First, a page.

National Quality Forum has 30 ways to increase safety

Representatives of leading health care and consumer groups have endorsed 30 patient safety practices they say should be universally used in health care settings to reduce the risk of harm resulting from processes, systems, or environments of care.

The list includes informing patients that they are likely to fare better if they have certain high-risk, elective surgeries at facilities that have demonstrated superior outcomes; specifying explicit protocols for hospitals and nursing homes to ensure adequate nurse staffing; hiring critical care medicine specialists to manage all patients in hospital intensive care units; making sure hospital pharmacists are more actively involved in the medication use process; and creating a culture of safety in all health care settings.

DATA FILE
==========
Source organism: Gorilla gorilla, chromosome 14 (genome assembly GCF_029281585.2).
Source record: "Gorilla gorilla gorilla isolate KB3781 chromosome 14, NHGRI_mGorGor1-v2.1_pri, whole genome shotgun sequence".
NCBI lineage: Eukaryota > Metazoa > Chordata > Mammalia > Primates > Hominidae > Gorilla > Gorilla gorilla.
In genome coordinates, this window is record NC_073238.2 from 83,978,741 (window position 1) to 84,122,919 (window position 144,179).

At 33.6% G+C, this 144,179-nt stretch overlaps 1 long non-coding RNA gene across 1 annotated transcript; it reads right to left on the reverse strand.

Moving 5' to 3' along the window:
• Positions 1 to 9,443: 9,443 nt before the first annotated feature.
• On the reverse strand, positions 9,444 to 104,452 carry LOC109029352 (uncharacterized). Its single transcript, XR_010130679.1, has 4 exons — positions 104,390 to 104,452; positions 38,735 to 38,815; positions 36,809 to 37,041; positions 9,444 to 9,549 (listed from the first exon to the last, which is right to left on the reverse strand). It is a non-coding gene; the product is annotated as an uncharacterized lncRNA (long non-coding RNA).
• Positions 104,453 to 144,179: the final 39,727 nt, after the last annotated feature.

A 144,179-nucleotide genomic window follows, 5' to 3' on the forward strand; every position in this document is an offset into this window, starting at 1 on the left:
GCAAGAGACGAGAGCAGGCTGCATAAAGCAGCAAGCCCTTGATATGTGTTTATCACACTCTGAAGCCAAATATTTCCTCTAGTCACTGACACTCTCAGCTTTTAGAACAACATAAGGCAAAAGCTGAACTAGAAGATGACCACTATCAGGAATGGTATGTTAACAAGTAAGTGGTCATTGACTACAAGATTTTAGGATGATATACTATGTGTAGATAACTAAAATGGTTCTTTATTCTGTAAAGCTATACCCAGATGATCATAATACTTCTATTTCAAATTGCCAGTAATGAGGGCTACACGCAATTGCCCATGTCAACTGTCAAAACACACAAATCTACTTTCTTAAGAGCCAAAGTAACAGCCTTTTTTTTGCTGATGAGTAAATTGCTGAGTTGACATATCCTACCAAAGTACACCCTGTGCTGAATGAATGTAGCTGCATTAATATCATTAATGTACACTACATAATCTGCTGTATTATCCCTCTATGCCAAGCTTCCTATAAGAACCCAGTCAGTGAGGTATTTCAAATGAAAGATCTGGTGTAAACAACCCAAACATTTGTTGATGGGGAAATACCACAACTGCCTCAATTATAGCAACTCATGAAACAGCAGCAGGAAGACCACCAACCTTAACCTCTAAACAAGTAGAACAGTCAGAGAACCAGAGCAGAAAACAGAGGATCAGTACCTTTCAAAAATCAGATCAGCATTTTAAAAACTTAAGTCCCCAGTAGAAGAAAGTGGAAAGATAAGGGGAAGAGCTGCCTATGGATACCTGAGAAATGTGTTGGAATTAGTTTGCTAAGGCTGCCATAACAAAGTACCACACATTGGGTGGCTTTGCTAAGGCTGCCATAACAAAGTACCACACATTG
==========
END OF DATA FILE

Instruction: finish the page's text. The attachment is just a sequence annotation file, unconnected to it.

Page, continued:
The consensus report was released recently by the National Quality Forum (NQF) and funded in part by the Agency for Healthcare Research and Quality (AHRQ). For the entire list of 30 patient safety practices in the new report, Safe Practices for Better Healthcare: A Consensus Report, see the NQF web site at

Building a better system

The report reflects consensus among the NQF’s 173 member organizations about the need to put better systems and procedures in place to help prevent medical errors like those outlined in the landmark 1999 Institute of Medicine report To Err is Human. The NQF consensus report is based in part on work by a team of researchers at AHRQ’s Evidence-Based Practice Center at Stanford University and the University of California at San Francisco that identified 73 patient safety practices for which there were varying levels of scientific evidence in 2001.

Many additional candidate measures were considered, and the 30 voluntary consensus standards in the NQF report were culled from a list of 220 candidate practices based on each practice’s specificity, effectiveness, potential benefit, ability to generalize, and readiness for implementation. The report also identified 27 practices that have great promise for reducing adverse events and should have high priority for further research.